December 2006 -- After five months of effort, we have persuaded Colorado brewer Coors to stop using "naughty nurse" imagery in its "Coors Light Trauma Tour." We thank the Registered Nurses' Association of Ontario, especially member Laurie Spooner, for important help in this effort. The Trauma Tour has been an ongoing marketing campaign of Coors Canada. It has included television and other advertising, sponsorship of extreme sports events, and events at clubs and bars. The nursing component has featured models dressed in "naughty nurse" outfits, and some publicity has actually used the term "naughty nurse." It seems that the "nurses" would not only help the young male target demographic through risky sports, but also cause some "trauma" of their own by interacting closely with the guys. Because the "naughty nurse" stereotype reinforces the undervaluation and gender segregation of nursing, which in turn fuels the real "trauma" of the nursing shortage, we urged Coors to rethink the use of such "nurses" in its marketing. The company's U.S. headquarters was very responsive to our concerns, stressing that Coors had vowed to stop using such imagery after our successful campaign about its naughty nurse Zima commercial that aired in 2002. Ultimately, the company's Canadian division was persuaded to stop using naughty nurse imagery in the Trauma Tour.
Naughty nurses appear to have been a part of the Trauma Tour since at least 2004. The ad campaign includes Coors web sites. One, which seems to be a remnant from 2004, still offers "bros" a chance to download "naughty nurse" wallpaper. And there are Internet ads with the Coors nurses. One banner ad has the tag line "A serious dose of adrenaline...with a naughty nurse to make it all better....Get your fix at a Coors Light event near you."
At the sports and bar events, it seems that models dressed as "naughty nurses" would appear and hang out with the guys who showed up. Photos posted on the web [links, photos] show the "nurses" posing with each other and happy-looking dudes, sometimes with health care equipment in clinic-like settings. At the club parties, it seems that something similar happened, minus the extreme sports (unless you count drinking a lot of Coors as one). In fact, one Toronto "youth marketing consultant" even credited the Trauma Tour parties with inspiring the equally inane Virgin Mobile Canada product launch in March 2005. That one featured Richard Branson with some "naughty nurses" trying to help customers avoid "the catch" of rival phone services. But wait--is it possible these are real nurses just out to have some fun with extreme sports and beer enthusiasts? Those nurses are kind of skanky, right? Um, no. A number of aspiring model resumes on the Internet include entries such as "Coors Light Trauma Tour Naughty Nurse."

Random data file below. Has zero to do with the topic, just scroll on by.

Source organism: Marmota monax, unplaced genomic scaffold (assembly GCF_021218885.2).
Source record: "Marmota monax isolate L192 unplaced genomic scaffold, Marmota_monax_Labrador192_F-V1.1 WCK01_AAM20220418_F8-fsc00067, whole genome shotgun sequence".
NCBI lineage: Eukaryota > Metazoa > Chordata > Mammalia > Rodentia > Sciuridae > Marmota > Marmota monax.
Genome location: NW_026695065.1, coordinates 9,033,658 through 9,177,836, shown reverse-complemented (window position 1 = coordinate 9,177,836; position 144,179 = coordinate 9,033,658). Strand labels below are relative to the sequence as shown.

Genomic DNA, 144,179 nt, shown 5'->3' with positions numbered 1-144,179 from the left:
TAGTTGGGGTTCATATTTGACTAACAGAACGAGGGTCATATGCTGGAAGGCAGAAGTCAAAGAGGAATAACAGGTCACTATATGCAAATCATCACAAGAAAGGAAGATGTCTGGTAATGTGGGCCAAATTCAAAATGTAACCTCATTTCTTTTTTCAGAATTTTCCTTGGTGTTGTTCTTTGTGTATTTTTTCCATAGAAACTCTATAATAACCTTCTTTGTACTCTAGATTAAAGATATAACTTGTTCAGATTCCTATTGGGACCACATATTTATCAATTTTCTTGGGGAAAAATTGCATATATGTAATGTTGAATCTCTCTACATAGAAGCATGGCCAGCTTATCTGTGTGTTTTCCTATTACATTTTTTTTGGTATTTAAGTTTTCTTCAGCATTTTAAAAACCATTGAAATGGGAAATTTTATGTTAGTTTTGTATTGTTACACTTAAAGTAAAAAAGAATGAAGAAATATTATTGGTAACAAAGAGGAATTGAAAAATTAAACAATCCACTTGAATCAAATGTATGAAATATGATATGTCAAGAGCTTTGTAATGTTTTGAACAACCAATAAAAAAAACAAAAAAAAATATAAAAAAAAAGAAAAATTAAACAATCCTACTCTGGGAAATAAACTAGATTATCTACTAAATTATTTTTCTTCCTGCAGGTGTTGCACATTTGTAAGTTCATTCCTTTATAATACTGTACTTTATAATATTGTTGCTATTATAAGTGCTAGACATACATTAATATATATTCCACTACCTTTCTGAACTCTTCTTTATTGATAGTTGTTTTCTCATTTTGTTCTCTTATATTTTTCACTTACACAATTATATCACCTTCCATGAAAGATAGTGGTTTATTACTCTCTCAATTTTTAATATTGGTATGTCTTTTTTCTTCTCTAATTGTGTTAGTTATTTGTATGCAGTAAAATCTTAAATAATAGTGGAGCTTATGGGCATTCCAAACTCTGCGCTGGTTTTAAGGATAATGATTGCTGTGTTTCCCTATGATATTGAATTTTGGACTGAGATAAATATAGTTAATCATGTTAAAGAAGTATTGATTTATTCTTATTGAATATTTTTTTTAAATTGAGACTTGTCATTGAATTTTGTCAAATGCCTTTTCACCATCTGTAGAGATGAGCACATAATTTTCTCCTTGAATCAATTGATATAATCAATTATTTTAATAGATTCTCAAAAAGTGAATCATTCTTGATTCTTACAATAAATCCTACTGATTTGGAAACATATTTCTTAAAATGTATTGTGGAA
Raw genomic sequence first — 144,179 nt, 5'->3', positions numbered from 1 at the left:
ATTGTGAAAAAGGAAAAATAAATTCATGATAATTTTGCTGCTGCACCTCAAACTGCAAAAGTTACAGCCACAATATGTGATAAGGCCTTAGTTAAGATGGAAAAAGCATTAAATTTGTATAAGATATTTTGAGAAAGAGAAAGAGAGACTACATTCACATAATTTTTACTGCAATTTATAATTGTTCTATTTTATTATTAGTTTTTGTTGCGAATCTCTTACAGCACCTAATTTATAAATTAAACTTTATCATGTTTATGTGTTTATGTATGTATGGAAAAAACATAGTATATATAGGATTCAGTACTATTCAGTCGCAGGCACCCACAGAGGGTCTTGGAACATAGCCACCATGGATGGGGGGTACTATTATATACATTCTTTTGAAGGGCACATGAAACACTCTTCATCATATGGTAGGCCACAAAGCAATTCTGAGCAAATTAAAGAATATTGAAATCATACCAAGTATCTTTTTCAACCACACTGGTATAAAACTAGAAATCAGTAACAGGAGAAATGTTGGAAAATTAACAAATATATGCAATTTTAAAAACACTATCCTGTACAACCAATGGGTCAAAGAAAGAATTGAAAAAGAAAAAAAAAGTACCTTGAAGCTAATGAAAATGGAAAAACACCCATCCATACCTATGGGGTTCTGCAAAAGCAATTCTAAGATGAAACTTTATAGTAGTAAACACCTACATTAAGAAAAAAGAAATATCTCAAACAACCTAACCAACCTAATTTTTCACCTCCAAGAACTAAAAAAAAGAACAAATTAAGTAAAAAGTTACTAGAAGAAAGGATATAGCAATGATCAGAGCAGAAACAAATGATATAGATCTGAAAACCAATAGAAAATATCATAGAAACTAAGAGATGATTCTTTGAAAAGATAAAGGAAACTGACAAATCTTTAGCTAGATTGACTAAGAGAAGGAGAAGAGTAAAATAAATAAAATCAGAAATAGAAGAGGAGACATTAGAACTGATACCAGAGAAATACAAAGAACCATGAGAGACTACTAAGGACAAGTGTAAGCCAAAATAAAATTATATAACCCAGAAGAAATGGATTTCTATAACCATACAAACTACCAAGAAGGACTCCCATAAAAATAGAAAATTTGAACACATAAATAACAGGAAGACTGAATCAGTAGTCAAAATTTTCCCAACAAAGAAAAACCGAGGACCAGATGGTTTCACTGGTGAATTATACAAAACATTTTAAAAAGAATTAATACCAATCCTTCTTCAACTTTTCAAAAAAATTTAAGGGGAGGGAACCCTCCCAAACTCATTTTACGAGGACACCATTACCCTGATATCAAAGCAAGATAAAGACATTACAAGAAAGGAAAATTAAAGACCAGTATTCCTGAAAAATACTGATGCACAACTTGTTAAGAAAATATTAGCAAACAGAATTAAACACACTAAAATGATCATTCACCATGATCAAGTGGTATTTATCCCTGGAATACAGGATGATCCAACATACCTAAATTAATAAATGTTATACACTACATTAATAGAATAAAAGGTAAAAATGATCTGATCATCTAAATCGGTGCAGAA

So what's wrong with all of this imagery? In general, linking sexual images so closely to the profession of nursing--to even the fantasy idea that working nurses are sexually available to patients--reinforces long-standing stereotypes. Those stereotypes continue to discourage practicing and potential nurses, encourage sexual violence in the workplace, and contribute to a general atmosphere of disrespect. At ground level, the devaluation of nursing translates into an underpowered profession that may not be strong enough to save your life when you need it to do so. Desexualizing the nursing image is a key part of building the strength the profession needs to overcome the current shortage, which is a global public health crisis.
At the Trauma Tour events in particular, young men didn't just see sexually-oriented images of "nurses." They interacted closely with attractive, young, half-dressed models who presumably had no health expertise, but who did use nursing imagery and equipment as soft-core props. Of course the guys at these events presumably knew they were not really nurses. But this kind of intense personal interaction is likely to create a strong, lasting link in their minds between jiggly sex objects and nursing. Yeah, they might say, it's all just a big goof, and really we have the utmost respect for nursing. But all stereotypes have some effect. What would these Coors drinkers say if one of their "bros" mentioned he was thinking about a nursing career?
The Canadian division of Coors was reluctant to reconsider this use of naughty nurse imagery. The photo to the right is their adaptation of the photo at the top of the page. This division of the company asserted that changing the naughty nurse's uniform from white to red fixed the problem. However, we noted that a sexy woman dressed in revealing "health care" attire, holding health care paraphernalia and flanked by an IV bag, is very likely to be perceived as a naughty nurse, especially when our culture spends more time fantasizing about naughty nurses than women in any other profession. Coors headquarters helped us persuade Coors Canada that this was still a problem, and it removed the image.
Please send letters of thanks to Coors headquarters to:
Consumer Information Representative